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Groving habit Madagascar 2011. Aloe laeta is a very attractive variety having bluish-green leaves with red marginal spines.
Origin and Habitat: Ibity massif in the Antananarivo and Fianarantsoa provinces central Madagascar.
Altitude range: 1600 to 2200 metres above sea level.
Habitat: This species grows on decomposed sandstone as plaques of plants attached to bare rocks by their roots. These plants perform an important function in impeding run-off during the frequent rains. In addition to its high rainfall, this area is frequently shrouded in mist.
Aloe laeta A.Berger
Pflanzenr. (Engler) Liliac.-Asphodel.-Aloin. 256 (1908)
Aloe laeta var. maniaensis H.Perrier
Description: Aloe laeta is a rare but extremely attractive slow growing stemless, or nearly so aloe. It forms rosettes maximally up to 20 cm in diameter, whose blue-grey-green, waxy leaves have dense red teeth on the margin. Its flowers appear in a head-like raceme and are pendulous, cylindrical, and carmine red.
Derivation of specific name: “laeta” For the bright crimson flowers, from. Latin 'laetus' (bright).
Rosette: Stout, usually simple, compact 20 to 40 cm large.
Leaves: 15-23 cm long, 7-9 cm wide, upright rounded at the base and apex, flatly spreading, waxy, glaucous bluish-green to blackish-red, both sides papillose,. Leaf teeth red adpressed, horny, 2 mm long.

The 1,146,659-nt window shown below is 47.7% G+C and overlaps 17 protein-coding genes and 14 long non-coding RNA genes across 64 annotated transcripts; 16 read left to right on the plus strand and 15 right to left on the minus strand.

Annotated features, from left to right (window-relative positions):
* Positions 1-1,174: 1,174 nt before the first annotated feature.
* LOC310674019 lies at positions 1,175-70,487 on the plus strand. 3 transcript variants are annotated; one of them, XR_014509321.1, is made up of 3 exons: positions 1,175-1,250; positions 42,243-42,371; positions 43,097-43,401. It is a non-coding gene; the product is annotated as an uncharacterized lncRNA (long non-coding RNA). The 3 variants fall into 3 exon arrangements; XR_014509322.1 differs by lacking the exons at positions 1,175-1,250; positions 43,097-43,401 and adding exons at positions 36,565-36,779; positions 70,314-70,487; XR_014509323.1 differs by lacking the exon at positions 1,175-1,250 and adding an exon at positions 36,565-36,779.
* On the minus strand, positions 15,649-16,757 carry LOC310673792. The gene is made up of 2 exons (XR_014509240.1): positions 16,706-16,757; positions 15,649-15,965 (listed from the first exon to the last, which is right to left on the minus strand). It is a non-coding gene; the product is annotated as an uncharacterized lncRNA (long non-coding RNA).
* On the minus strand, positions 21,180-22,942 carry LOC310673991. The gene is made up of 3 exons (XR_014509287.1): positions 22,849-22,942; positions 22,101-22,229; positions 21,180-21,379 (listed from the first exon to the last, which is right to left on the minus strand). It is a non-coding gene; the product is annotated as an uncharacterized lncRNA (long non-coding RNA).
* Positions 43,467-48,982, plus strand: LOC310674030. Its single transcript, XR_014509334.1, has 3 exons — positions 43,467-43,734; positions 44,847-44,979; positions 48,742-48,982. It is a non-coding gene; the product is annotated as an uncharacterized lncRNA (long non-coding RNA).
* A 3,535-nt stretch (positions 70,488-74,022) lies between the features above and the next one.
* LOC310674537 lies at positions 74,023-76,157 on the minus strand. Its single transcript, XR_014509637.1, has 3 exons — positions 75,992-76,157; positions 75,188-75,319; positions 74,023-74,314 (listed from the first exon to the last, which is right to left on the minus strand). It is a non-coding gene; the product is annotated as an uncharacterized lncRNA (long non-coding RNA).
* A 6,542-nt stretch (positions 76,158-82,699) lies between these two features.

Infloerscence: Usually simple or branched that rises from the centre of the crown 30 to 45 cm high
Flowers: 15 to 30, coral-red.
Blooming area: In habitat the plant flowers mostly in May, at the start of the southern winter (dry season).
Remarks: Aloe laeta is one of the few self-fertile species in the genus; viable seed can therefore be obtined without crossed pollination. Perrier (1926) described a var. maniaensis from an area a short distance to the south-east of the main population of this species. It is said to differ in having smaller leaves (about 80 x 20 mm) and hence a smaller rosette, and in that the perianth is funnel shaped, but most authors have dismissed var. maniaensis as perhaps not worthy of even varietal status, but it still has a value for a collector because they identify plants with particular characters.
Subspecies, varieties, forms and cultivars of plants belonging to the Aloe laeta group
- Aloe laeta A.Berger: has compact rosettes 20-40 cm large, leave 15-23 cm long, 7-9 cm wide. Distribution: Ibity massif in the Antananarivo and Fianarantsoa provinces.
- Aloe laeta var. maniaensis H.Perrier: has smaller leaves to 8 cm long, 2 cm wide, and hence a smaller rosette, and the perianth is funnel shaped. Distribution: mountains between Mania and Ivato.
Bibliography: Major references and further lectures
1) Werner Rauh, Herman Schwartz “Succulent and xerophytic plants of Madagascar”, Volume 2 Strawberry Press, 1998
2) “The Flowering Plants of Africa”, Botanical Research Institute, Department of Agricultural Technical Services, Republic of South Africa., 1992
3) Hermann Jacobsen “Abromeitiella to Euphorbia” Blandford Press, 1960
4) Werner Rauh “The Wonderful World of Succulents: Cultivation and Description of Selected Succulent Plants Other Than Cacti” Smithsonian Institution Press, 1984
5) Gilbert Westacott Reynolds “The Aloes of Tropical Africa and Madagascar” Aloes Book Fund, 1966
6) O.M. Grace, R.R. Klopper, E. Figueiro & G.F. Smith “The aloe names book” in Strelitzia 28 Pretoria 2011
7) Urs Eggli “Illustrated Handbook of Succulent Plants: Monocotyledons” Springer Science & Business Media, 06 December 2012
Aloe laeta is not easy in cultivation. Photo by: Cactus Art
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Cultivation and Propagation: It is not easy in cultivation.
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